The Imagery of nichiren's Lotus Sutra: Other Chinese Characters of Interest to Buddhists
Itai Doshin in Chinese
“When Nichiren’s disciples and lay supporters chant Namu-myoho-renge-kyo, without thought of self or other, this or that, and are like [different] fish within [the same body of] water, they receive the transmission of the sole great matter of birth and death. Moreover, here [in enabling many people to receive this transmission] lies the meaning of Nichiren’s propagation. And if this is the case, then surely the great vow [that the Lotus Sutra shall be ‘widely declared and spread’ can be fulfilled.”What is this Great Vow Nichiren mentions?
This Great Vow can be found in the last three lines of the 16th chapter of the Lotus Sutra (it is also the last three lines of Gongyo):
“How can I cause living beingsIt has been said that the Original Buddha (Honbutsu) can be found in the depths of the this chapter. The word “Ji” at the beginning of the poetry section combines with the “shin” at the end of this section to indicate that the Honbutsu is oneself (jishin).
When interpreting Itai doshin to mean “Many in body, one in mind,” it is easy to think that all you have to do is to get many people to agree with you to accomplish your goals. This is not what Itai doshin means. “Different bodies sharing the same Great Vow” is a more accurate understanding of this phrase.
Nichiren promised that if we could achieve Itai doshin, we can achieve all of our goals, but if we are in Dotai ishin (same bodies, different intent) we will not achieve anything remarkable (see “On Itai Doshin,” Major Writings, Vol. 1, p. 153).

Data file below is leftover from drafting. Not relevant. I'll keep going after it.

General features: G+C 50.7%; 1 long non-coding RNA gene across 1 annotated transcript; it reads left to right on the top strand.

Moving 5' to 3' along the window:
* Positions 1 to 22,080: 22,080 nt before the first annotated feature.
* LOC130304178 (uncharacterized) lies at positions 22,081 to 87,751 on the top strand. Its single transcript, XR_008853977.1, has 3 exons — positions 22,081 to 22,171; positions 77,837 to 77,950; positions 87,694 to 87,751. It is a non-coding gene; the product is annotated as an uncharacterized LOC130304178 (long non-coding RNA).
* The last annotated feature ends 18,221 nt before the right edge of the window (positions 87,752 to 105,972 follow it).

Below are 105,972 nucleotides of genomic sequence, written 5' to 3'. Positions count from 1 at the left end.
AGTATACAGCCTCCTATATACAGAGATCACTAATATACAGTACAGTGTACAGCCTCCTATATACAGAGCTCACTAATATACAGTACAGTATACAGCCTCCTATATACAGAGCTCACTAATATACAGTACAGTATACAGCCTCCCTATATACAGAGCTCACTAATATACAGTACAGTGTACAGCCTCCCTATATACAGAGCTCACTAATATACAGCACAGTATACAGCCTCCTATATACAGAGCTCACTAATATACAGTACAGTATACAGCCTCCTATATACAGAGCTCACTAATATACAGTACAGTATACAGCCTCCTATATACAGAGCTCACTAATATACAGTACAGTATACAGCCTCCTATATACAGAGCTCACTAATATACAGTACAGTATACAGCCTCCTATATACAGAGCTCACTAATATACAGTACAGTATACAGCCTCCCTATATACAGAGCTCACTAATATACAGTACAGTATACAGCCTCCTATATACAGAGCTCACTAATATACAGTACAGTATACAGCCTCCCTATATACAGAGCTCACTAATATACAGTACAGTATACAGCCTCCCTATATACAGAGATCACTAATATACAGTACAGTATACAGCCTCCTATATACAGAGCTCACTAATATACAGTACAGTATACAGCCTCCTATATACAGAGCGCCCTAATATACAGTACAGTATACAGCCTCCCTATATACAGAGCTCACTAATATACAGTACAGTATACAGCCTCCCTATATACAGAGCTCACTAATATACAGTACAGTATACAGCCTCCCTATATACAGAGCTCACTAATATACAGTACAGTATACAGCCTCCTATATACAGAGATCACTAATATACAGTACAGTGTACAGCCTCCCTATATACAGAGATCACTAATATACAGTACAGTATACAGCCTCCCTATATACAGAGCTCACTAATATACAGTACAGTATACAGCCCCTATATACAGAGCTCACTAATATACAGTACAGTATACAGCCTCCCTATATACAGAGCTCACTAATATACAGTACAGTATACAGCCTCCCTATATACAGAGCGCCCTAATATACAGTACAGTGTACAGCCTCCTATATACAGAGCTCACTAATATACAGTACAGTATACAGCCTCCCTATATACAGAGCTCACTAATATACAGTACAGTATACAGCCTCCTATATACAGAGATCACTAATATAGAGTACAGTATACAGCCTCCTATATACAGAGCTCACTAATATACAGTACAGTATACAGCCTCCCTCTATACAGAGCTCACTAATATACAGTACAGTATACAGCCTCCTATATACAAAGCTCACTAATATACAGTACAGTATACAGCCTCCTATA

Clark Strand wrote in a recent Tricycle:
“Soka Gakkai International (SGI for short) [is] the largest, most racially and ethnically diverse Buddhist organization in America and, with twelve million members in 186 countries worldwide and a full-time representative to the United Nations, [it is] the first global Buddhist presence in history.”“The first global Buddhist presence in history” — this is truly remarkable.
Mr. Strand went on to write: “Walk through the door of almost any SGI center in America, and you immediately notice there are many different kinds of people there." (Ibid. p. 55)
The moment he walked through the doors, he uncovered the wonderful secret of the SGI’s success — different people sharing the same Great Vow — itai doshin.
No matter how different we
are from each other or how much we might disagree, we must recognize that
our differences are small but wonderful. That way we are able to expand
the chambers of our heart and achieve the Great Vow that is shared by Nichiren
and all other Buddhas. This is the path to kosen rufu and the way that
we can achieve all of our goals.